The ancient art of flower arranging is tipped to be the latest mindfulness trend, with art-inspired bouquets and ikebana arrangements springing up across Instagram feeds. With its rich 140 year history and a Royal Warrant from none other than HRH The Prince of Wales, luxury London florist Moyses Stevens will be opening its first flower school this summer, located in the iconic Battersea Power Station development. With a range of classes and courses offered by a team of top floral designers, the school is perfect for anyone with an interest in floristry. From the budding amateur to the fully blossomed florist, the school offers a choice of courses for all ages and abilities.

For the more serious florist, London Flower School offers a range of short and long term courses, with an evolving programme of classes. For a less traditional approach to flower arranging, take inspiration from the Surrealist and Impressionist movements, with the school’s Inspired by Art course – a four day exploration into the relationship between three forms of visual art: floristry, painting and photography.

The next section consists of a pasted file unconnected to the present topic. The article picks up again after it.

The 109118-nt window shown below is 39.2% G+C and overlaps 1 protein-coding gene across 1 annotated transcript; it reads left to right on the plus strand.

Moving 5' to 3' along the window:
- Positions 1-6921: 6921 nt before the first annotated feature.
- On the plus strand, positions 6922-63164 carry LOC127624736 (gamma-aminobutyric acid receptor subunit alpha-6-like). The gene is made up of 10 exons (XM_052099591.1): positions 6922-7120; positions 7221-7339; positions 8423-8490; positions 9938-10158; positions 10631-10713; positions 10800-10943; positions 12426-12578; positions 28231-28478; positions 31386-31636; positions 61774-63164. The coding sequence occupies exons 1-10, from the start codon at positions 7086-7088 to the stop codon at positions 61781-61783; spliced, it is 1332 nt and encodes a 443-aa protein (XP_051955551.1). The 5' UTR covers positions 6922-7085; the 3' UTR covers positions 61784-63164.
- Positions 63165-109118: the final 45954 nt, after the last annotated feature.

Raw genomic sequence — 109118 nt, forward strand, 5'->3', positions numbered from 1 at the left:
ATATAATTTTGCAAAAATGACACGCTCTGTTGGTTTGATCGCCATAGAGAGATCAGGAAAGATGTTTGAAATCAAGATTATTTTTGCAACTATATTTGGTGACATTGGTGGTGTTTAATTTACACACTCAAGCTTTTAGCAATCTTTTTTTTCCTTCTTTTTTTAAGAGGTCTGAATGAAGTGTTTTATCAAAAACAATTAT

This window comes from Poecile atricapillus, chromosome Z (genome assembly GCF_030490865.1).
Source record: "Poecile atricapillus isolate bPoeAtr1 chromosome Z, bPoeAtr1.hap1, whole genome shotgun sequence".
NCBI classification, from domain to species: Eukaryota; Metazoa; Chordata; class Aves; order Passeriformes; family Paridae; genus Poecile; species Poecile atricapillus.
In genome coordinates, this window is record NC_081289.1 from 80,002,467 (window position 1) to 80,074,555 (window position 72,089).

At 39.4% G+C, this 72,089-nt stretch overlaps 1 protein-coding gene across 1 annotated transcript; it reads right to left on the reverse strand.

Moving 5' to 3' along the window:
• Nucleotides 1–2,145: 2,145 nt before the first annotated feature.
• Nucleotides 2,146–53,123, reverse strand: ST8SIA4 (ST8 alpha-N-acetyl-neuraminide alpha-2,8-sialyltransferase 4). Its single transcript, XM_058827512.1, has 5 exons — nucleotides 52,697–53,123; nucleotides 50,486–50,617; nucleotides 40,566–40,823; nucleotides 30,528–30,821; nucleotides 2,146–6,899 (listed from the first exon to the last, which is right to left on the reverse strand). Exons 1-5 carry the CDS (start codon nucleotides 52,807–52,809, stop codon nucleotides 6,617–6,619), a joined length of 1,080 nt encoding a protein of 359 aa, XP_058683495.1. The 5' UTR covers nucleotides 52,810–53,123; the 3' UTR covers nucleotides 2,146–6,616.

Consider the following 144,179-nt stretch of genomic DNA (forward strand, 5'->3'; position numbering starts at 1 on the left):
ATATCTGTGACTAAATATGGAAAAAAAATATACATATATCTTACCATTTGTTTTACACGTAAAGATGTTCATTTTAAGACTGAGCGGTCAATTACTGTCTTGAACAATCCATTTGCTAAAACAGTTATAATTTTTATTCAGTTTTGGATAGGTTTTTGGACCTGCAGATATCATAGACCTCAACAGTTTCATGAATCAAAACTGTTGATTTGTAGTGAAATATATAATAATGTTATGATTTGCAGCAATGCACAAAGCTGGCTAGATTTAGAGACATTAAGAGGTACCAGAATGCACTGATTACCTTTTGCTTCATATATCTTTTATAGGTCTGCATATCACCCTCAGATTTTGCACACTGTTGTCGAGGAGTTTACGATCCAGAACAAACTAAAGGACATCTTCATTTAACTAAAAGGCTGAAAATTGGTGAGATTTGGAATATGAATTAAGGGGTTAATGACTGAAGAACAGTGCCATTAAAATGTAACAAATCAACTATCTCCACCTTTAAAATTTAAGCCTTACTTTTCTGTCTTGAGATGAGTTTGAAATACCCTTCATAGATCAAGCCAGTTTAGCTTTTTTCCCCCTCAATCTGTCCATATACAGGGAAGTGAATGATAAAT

England’s artisan food scene has grown massively in the past few years. This spring and summer an array of must-visit culinary hotspots are popping up across the country, with food halls and street markets dishing up delicious locally sourced produce to diners.

The Bristol Cookhouse will open its doors in the spring and is set to be a place where you can try out tasty, nutritious meals while learning more about different cuisines, ways of cooking and eating more healthily.

The Cookhouse includes a fully equipped food studio, beautiful private dining club and vibrant weekday canteen with open-plan kitchen, alongside a studio space that hosts workshops, healthy cookery classes, training sessions and food photography classes.

For vegan treats, head along to Surrey’s third annual vegan fair this spring, which will be home to a wide selection of food stalls dishing up tasty treats, alongside talks by inspirational speakers. Fair host, Surrey Vegan also runs a programme of events throughout the year, including monthly socials and a vibrant food market at the end of each month.

On the back of the emerging trend for urban food halls, London is set to welcome three brand new indoor markets, housing a variety of vendors under one roof. The mastermind behind the new gastro hubs, Market Halls, will open the UK’s biggest food hall on London’s Oxford Street later this year, with two other permanent food markets in Fulham and Victoria set to open in the next few months, housed in a disused tube station and former nightclub. Between them, the markets will feature more than 50 bars and eateries, including outposts of well-known London restaurants and street food vendors, as well as a small number of start-ups.


Explore an inspiring array of art trails this summer, with outdoor exhibitions set against the backdrop of the urban and rural landscape.